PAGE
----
Thursday, February 7, 2008
"You Led Us Through Fire and Through Water"
"You led us through fire and through water, but then you brought us relief."
The words of Psalm 66 describe a spiritual promontory of repose and security granted as a kind of resting point along the way of life’s pilgrimage. When the dust settles and the activity of life slows we are granted a vantage point from which to serenely look back with reflection. Thus was presented an opportunity for me, while awaiting a flight from Iraq to Kuwait, to revisit the many events, people and challenges I experienced in months of deployment. I now make the transition back into civilian life after service as a chaplain in support of American military, civilians and Catholics from far-flung places around the globe.
The fires the psalmist describes were found in the fear of a mortal enemy and the necessity of wearing armored protection and travelling in armored vehicles and with an armed enlisted assistant at all times. The fires were in the desert summer heat, in the trials of winter cold and sleeplessness, of living without many of the conveniences Americans would consider basic such as potable running water, flush toilets and fresh hot food. The waters were in the January snowstorms and the rain that quickly turned the powder-fine dust of the desert landscape into a mud which held fast in thick layers to the soles of one’s boots. The fires and the waters were in the trials of adjusting to frequent and arduous travel by flights and convoys to remote locations, punctuated by short periods of relief afforded by a few days of rest before setting out again.
Through the fires and waters of this world every human person must find the relief that can come from God alone, the reassurance that He still commands all the elements of nature as Creator. Peace of soul can be granted only by Him who can truly say "I have overcome the world". In the crowded events of life that threaten to choke out the spiritual growth that is necessary for Faith, the Lord provides the graces needed through prayer, the one constant source of good that is ever present to us at every step of our pilgrimage. Prayer which is sincere, heartfelt and intentional nourishes the weary and afflicted soul, brings true relief for renewing the hope of the faithful disciple.
I wish to thank our Holy Father, Benedict XVI, for reminding the Church that the source of prayer in the Breviarum Romanum of 1962 is still available to all priests, deacons, men and women religious and any members of the faithful who choose to draw from this rich and immemorial source of grace. Beginning the daily praying of the Breviarum for the first time in the dry and desert places of this region where our salvation history began has been a tremendous source of refreshment, or "refrigerium" in the Latin. The challenge and blessing of praying all 150 psalms each week is a grace through which the Lord grants the means of enduring, overcoming and finding the way of salvation after the "fires and waters" through which He has led me in these past months in Iraq. The graces of the Eucharist are extended throughout the day and throughout the week as the hymn of prayer to God is chanted, intoned and proclaimed through the elements of worship in Scripture and chant.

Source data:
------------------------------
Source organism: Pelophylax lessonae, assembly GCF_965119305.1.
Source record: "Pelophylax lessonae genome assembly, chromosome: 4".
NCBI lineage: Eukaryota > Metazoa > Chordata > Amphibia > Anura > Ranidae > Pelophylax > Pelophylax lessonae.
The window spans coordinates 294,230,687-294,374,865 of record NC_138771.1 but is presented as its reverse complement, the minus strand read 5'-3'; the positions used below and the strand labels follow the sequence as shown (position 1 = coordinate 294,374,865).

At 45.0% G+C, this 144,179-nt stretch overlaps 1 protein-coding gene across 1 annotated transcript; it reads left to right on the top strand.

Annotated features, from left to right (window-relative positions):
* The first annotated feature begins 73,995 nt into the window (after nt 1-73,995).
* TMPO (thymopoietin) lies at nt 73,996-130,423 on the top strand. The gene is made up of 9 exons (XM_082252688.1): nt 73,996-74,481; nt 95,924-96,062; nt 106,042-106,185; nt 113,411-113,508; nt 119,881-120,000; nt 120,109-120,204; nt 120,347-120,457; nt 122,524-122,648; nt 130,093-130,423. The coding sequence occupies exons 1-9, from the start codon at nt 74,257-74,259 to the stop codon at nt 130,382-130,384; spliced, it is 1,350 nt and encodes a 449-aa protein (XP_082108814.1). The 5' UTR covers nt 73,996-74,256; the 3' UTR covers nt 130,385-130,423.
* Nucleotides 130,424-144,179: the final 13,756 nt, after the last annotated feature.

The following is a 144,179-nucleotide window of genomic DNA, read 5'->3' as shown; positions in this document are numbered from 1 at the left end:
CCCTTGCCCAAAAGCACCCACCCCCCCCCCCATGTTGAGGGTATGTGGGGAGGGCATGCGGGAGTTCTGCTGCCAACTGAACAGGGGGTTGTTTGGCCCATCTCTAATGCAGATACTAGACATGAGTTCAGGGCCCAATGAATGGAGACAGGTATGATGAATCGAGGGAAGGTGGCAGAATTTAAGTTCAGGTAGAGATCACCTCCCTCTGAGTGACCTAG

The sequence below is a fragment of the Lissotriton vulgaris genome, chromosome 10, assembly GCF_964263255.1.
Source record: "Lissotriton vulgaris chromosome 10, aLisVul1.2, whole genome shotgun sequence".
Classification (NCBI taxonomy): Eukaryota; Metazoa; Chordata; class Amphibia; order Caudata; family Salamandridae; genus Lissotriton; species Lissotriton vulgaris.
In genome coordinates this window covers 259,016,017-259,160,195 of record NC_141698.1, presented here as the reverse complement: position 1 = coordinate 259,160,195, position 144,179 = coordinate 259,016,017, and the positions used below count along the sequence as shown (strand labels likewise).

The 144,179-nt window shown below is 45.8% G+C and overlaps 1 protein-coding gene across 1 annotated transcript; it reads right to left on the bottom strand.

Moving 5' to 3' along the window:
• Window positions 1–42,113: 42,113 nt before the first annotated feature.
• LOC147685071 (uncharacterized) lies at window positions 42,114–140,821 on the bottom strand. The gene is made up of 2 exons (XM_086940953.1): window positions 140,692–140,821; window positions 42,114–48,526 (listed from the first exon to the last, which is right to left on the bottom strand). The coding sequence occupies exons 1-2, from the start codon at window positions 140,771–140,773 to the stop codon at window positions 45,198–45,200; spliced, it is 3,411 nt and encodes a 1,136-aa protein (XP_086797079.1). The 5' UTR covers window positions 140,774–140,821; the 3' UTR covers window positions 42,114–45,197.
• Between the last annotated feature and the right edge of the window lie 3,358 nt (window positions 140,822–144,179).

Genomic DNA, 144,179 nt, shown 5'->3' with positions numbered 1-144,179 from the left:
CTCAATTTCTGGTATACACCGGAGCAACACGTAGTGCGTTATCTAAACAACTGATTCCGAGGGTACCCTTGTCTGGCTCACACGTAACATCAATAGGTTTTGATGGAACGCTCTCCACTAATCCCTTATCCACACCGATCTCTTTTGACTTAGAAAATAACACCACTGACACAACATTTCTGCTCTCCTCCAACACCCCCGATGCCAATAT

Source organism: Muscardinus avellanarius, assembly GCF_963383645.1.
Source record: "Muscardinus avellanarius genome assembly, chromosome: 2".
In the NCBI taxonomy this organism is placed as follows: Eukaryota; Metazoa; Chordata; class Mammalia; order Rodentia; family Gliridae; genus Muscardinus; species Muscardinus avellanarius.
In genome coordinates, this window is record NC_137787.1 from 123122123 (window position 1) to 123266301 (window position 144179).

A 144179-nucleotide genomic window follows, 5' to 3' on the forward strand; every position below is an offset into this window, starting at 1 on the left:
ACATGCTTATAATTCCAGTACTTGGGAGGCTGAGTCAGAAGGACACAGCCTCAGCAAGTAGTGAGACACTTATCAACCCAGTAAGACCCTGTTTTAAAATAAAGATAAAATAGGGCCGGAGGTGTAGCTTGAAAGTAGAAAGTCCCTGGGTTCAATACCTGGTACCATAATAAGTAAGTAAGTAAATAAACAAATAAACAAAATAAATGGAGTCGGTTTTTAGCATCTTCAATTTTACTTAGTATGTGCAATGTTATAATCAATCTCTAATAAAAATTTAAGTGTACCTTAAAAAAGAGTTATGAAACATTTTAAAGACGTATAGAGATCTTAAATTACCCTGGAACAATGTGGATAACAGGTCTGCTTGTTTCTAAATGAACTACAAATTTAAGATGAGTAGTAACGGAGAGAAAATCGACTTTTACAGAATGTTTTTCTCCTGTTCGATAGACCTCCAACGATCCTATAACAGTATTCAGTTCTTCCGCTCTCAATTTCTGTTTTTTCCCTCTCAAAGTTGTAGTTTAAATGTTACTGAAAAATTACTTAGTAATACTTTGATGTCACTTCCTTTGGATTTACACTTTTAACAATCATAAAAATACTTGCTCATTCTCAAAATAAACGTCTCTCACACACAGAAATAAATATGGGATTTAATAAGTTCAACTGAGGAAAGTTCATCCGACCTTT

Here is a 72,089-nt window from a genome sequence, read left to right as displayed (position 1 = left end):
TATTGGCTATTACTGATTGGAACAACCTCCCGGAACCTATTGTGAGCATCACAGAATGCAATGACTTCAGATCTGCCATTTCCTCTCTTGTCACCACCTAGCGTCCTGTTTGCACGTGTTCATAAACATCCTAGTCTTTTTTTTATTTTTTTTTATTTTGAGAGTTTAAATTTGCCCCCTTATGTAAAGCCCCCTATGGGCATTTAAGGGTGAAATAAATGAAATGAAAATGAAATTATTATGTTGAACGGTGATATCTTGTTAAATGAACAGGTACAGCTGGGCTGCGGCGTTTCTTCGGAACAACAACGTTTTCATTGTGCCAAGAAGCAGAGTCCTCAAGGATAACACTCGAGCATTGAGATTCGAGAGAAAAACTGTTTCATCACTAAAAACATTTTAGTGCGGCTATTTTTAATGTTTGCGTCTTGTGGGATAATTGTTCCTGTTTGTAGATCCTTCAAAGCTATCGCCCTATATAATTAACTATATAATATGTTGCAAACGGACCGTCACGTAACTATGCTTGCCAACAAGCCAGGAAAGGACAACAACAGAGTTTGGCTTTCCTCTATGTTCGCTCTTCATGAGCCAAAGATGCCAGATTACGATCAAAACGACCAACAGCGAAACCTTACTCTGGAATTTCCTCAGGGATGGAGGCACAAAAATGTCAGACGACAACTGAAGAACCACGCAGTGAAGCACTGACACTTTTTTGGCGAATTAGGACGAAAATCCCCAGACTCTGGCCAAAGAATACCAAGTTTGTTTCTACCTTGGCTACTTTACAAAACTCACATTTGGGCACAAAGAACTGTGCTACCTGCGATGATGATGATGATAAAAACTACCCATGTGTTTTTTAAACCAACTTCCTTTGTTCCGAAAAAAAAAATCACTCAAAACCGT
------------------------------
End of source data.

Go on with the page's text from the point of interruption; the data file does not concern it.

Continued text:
The richness of the Church’s prayer in the Church’s unifying language of Latin includes the grace of praying daily in union with our Holy Father in Rome and millions of faithful, ordained and lay, religious and secular, all around the globe. The universality of the Church’s life of grace is powerfully experienced through prayer in the Latin language that both belongs to no one, because it is no longer a living language in the ordinary sense, but also belongs to everyone for the same reason. As well, the grace of praying in union with the Church of the saints and martyrs reaching back for over a thousand years reinforces our living communion with both the Church triumphant in heaven and the Church suffering in Purgatory.
The world is hungering for God and the greatest danger for souls are the threat to faith by the fires and waters through which we are led. Souls "tested as gold by fire" stand in danger of falling away from the Faith without the constant strength God gives through profound prayer. The priest who is faithful to the daily recitation of the Church’s prayer of the Liturgy of the Hours, or Breviary, is a necessary sign for others that everyone is need of communion with the Father through prayer. Prayer which is a sincere, regular and disciplined union of mind and will with God is indispensable.
The life of the Lord Jesus is lived here and now in imitation of His own spiritual communion with the Father in the Holy Spirit through prayer. Our gift of baptismal grace is not lived out in the fullest sense without a daily entering into the chamber of the heart, whereby we "close our door and enter our room and pray to the Father in private".
"I have been a sojourner in a foreign land" (Exodus 2:22) and faced trials and dangers in a life shared with our military men and women in a unique privilege to serve their living Faith. The graces gained through obedience to the Lord who commanded the Church to "pray always" preserved and increased the joy and consolation of the Father’s love and presence through many trials and difficulties.
The road ahead for every human person promises joys and sorrows, good and endurance of evil. Prayer and the interior life are God’s promise of aid, counsel, wisdom, strength, hope and love through all that life will bring. "You led us through fire and water, but then you brought us relief."
Photo by author: Snowfall at Camp Korean Village, Surgical Trauma Platoon vehicles